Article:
Letter From The Editor - Issue 69 - June 2019

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Issue 15
Body Language
by Mary Robinette Kowal
Lo'ihi Rising
by Geoffrey W. Cole
Sweet as Honey
by Bradley P. Beaulieu
Aim for the Stars
by Tom Pendergrass
Folk of the Fringe Serialization
Pageant Wagon
by Orson Scott Card
Orson Scott Card Audio
Aim for the Stars, by Tom Pendergrass
Read by Orson Scott Card
Tales for the Young and Unafraid
InterGalactic Medicine Show Interviews

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Aim for the Stars
    by Tom Pendergrass
Aim for the Stars
Artwork by Kevin Wasden

I can usually tell within seconds which of the homeless men are going to be trouble. The ones with the fruity smell of alcoholism or the missing teeth and cracked gums of meth addiction are easy. Sometimes you can tell by the way they look at you when you talk; some ignore you and some hold on to your words only to spit them back at you. But John Truro was different. He didn't scare me, at least not in the way that some of the men do. But he made me fear for my life more than anyone I have ever known.

He came in one brutally cold night, when the police emptied the tent city under the interstate. I didn't notice him at first; there was soup to serve and a scuffle between one of the lifers and a newcomer. It wasn't until time for lights out in the men's dorm that I met him.

He came to me clutching a fresh blanket in one hand and a long tube, like architects use to hold blueprints, in the other. He was thin, with a full gray-streaked beard; but his hair was trimmed, and he didn't smell of the street. Cleanliness is a good sign and it put me at ease.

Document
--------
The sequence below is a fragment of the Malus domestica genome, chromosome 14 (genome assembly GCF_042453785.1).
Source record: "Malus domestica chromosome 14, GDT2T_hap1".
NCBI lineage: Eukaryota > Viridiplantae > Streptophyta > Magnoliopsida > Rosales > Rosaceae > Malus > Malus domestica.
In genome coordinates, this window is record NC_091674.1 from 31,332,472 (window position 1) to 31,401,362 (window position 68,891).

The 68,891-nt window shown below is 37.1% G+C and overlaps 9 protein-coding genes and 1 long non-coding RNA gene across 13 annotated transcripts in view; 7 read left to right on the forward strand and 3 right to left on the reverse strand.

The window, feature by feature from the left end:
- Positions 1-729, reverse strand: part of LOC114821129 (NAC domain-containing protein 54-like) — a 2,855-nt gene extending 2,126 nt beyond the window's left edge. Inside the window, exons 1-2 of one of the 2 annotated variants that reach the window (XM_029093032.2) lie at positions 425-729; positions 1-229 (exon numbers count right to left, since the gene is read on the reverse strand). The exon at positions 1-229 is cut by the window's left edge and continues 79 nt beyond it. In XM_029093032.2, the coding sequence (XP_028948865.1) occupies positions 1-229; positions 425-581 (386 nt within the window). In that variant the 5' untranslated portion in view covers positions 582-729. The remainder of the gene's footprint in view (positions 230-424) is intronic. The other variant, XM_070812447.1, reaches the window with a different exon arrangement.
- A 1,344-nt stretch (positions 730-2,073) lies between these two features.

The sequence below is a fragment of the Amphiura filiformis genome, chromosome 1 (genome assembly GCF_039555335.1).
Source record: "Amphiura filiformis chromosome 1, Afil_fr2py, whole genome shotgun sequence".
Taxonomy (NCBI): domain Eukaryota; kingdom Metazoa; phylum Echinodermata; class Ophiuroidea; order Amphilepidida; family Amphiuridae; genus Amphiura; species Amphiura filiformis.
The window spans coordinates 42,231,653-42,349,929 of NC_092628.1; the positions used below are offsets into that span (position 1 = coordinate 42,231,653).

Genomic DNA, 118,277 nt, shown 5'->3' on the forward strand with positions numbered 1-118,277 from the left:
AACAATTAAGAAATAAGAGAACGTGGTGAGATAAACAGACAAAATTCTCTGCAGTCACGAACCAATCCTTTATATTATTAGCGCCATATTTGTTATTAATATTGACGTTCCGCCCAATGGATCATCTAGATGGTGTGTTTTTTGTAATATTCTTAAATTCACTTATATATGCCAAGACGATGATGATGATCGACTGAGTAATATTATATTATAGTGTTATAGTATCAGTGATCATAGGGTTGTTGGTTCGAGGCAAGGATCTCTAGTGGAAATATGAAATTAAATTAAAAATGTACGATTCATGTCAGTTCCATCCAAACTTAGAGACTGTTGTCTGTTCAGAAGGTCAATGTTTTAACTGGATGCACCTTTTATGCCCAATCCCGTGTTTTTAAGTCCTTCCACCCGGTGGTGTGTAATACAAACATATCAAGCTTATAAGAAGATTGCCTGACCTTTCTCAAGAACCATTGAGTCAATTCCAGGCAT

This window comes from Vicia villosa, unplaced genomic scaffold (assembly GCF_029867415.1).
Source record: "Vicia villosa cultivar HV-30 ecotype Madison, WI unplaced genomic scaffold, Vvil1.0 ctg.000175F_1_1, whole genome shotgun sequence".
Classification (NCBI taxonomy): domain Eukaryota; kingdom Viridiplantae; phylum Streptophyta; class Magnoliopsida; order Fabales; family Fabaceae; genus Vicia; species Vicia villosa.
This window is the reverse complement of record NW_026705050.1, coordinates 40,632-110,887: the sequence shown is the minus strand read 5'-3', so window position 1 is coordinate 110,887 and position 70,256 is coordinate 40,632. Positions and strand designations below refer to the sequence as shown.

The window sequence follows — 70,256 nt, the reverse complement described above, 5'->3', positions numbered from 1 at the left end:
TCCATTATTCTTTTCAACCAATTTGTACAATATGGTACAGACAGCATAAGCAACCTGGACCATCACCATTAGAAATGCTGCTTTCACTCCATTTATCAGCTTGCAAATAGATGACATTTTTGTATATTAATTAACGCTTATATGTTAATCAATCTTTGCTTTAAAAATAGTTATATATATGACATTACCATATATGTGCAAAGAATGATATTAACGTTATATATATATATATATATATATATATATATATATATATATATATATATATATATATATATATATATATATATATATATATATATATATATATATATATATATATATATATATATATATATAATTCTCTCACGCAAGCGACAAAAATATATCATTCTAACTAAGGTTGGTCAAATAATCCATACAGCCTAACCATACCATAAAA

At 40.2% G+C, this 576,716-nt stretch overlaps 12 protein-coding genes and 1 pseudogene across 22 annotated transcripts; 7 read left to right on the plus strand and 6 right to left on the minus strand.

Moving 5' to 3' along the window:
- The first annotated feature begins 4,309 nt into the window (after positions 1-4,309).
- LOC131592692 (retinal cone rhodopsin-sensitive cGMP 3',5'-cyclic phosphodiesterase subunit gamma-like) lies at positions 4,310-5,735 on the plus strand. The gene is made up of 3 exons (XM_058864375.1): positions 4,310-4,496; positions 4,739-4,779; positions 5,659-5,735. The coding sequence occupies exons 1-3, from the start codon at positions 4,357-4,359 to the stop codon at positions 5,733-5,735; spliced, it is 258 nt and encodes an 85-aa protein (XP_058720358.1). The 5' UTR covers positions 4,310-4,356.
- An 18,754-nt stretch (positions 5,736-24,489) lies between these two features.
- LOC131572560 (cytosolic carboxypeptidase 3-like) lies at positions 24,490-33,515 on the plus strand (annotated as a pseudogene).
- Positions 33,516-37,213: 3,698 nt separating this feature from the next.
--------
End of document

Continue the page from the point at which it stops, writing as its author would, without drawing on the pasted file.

"Do you keep a guard at night?"

That question usually leads to a threat or a pulled knife. I guess he saw my reaction.

"I have this," he said, holding up the aluminum tube. Dents and scratches marked its surface, but it was still shiny, as if he polished it every day. "I need to protect it."

"I don't have a safe or anything." He didn't seem dangerous. I usually have a good sense for these things, so I thought he was telling the truth. I wondered what was in the tube. No telling with my clientele; they have nothing, and can become attached to the oddest things. I guessed he had picked it up on the street somewhere, or out of a trash bin, and imagined it was Excalibur.

He nodded like he understood me and handed me the Rescue Mission blanket. He headed for the door.

"Wait, you can't go out there. It's below zero tonight." I reached and touched his shoulder and could feel the protruding bones through his army surplus jacket.

He said, "There are some rough characters in here tonight. They'll try to take it."

I couldn't let him go back outside and I didn't have time to talk him down. But he was right. When the cops roust the streets on cold nights, we get plenty of troublemakers.

"I can lock it in my office."

He clutched the tube tighter to his chest and shook his head. "I have to stay with it."

I wasn't about to let a man fresh off the street spend the night in my office. I'd made that mistake once and it took days to clean up.

"You can stay in the pantry, I keep that locked . . . It's not comfortable."

He followed me into the room where we keep all of our food supplies, most of them donated by overstocked grocery stores. He settled in by a case of canned jalapenos. I handed him the blanket.

"So what's in the tube anyway?"

He thought for a second, seeming to struggle with himself. "The stars," he said.

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